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On BIND, I have an entry for a domain that is pointing to an old server and IP. This machine doesn't exist any more. When I make the change to point to the new server, the nslookup is still showing the old value for previous server. I changed the www entry last thursday (it's tuesday the next week), and the entry still hasn't cached/propagated through and is still showing the old entry. I have rebuilt the domain, deleting the previous, but I am still seeing the old entry showing up on NSLOOKUP. I am willing to wait awhile to let it cache through. Is there another way to get this to point to the appropriate working address, rather than it still pointing to the old?

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Rather than waiting for DNS caches to flush, you should do your lookups directly from the authoritative server(s).

With dig it is done like this:


With nslookup it is done like this:


As for trying to solve your problem, we can only make wild guesses because all you gave us was "I changed it but it didn't change."

If you add your actual config to the question we might have a chance. If you can't do that, Bind likes to log errors and continue on and attempt to load the rest of the zone files or entries. For instance, removing the ns2 line from a zone file causes this to be logged:

Feb 18 18:47:34 dns01 named[22465]: zone NS '' has no address records (A or AAAA)
Feb 18 18:47:34 dns01 named[22465]: zone not loaded due to errors.

But Bind will still start up and load all the other zone files. I'm not sure exactly how it behaves on bad syntax, whether it ignores that entry or the entire zone file. Look through your logs (that was in daemon.log) for anything related to named.)

Some other guesses:

  1. Did you restart Bind?
  2. Did you forget the trailing . on a CNAME entry?
  3. Did you double check that Bind is actually using the files you edited?
  4. Did you grep through all your zone files for the IP address?
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I did check for the . on the CNAME. I have not restarted bind but Iwill do so shortly. The dig command brought up the old address as well. BUT it gave me the actual name of the server so I will be investigating that shortly. So more info has been uncovered about the previous web server. – Lnxchik1624 Feb 19 '13 at 14:38
Thank you! It finally loaded the right information. I think the dig was useful for getting more info and i finally restarted it (my bad, sorry). and about 5 minutes later it was loading correctly. Originally I changed it on webmin and did the restart from there but I guess it didn't work?? I did from CLI this time and seemed to work a lot better. Thank you! – Lnxchik1624 Feb 19 '13 at 14:52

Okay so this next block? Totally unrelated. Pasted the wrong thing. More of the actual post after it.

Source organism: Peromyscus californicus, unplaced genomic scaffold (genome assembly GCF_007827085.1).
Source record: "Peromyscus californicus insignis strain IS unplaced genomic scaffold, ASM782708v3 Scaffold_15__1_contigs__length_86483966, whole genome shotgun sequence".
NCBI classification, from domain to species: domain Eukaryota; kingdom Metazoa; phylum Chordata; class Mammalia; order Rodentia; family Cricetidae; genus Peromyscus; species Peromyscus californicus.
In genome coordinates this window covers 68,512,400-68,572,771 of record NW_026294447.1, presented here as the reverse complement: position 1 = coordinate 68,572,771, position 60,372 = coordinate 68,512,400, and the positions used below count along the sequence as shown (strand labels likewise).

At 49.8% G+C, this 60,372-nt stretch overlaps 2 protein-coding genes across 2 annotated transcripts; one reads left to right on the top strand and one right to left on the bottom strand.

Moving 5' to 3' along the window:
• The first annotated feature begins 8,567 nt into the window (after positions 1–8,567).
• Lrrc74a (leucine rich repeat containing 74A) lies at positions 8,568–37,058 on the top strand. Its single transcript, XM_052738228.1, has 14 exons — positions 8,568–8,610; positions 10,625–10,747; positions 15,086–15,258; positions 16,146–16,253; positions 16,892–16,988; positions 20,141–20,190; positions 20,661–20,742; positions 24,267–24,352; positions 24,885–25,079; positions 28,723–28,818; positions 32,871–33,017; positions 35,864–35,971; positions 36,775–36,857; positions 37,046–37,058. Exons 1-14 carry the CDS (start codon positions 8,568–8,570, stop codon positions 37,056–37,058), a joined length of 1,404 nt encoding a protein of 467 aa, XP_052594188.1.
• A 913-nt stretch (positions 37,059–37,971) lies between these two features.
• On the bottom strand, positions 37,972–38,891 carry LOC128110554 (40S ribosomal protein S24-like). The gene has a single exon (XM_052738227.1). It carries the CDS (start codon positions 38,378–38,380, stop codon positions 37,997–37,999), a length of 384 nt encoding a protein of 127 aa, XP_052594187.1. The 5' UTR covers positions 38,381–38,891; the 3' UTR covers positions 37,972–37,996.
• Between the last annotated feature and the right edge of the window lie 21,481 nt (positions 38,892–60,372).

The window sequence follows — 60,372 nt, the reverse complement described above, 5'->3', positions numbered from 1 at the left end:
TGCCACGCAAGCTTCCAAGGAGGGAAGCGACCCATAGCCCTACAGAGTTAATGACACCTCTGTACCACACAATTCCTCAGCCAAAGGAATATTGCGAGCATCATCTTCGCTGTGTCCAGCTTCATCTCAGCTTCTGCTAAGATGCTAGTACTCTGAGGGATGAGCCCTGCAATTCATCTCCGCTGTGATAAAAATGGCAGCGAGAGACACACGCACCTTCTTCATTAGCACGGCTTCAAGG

Bad serial numbers (i.e., serial number of the zone wasn't increased, or wrapped aound)? – vonbrand Feb 19 '13 at 18:21

The original submitter's problem seems to have gone away at this point, but for the benefit of other people in the same situation who may stumble across this question..

The general order of operations for making a change to your name service and verifying afterwards that everything went as planned looks something like this (note: the list below does not cover zones with dynamic updates enabled, which will additionally require freeze and thaw steps if you are manually editing the zone master file, rather than using nsupdate to make changes)

  1. Back up copies of the old zone files in case something goes wrong.
  2. Make the planned changes to your zone file(s), taking special care to ensure that the serial number in the SOA record is properly updated for each zone that is edited.
  3. Review the changes you have made to the zone file. It doesn't hurt to run named-checkzone at this stage to ensure the edits are free of syntax errors. Also, be on guard for inadvertently omitted trailing periods at the end of FQDNs, this is the most common type of zone edit error and it is legal syntax so named-checkzone and/or the server will not flag it for you.
  4. Cause the zone to reload, using whichever of "rndc reload", "rndc reconfig", or restarting named seems most appropriate to your circumstances.
  5. Check the content served by the master name server by using a targeted dig (i.e. "dig soa") to ensure that the zone is properly loaded and the version being served has the new serial number.
  6. Look in the log files on the master and/or slaves for evidence that notify messages have been sent to the slaves and that the slaves have initiated a transfer of the new zone contents by AXFR or IXFR
  7. Use a targeted dig against the slave servers to check that the slave servers are now serving the proper copy of the zone data (check the SOA, and check the records you added or deleted.)
  8. Wait for the zone data to fully propagate. Slave servers that do not receive notifies may wait up to $refresh seconds before checking the SOA to see if new zone data is available. Other servers beyond your control may be caching the old zone data for a time period of up to the TTL value set for the zone (and nonconforming nameservers may set a floor value on how low of a TTL they will accept that is higher than the TTL you have actually chosen.)
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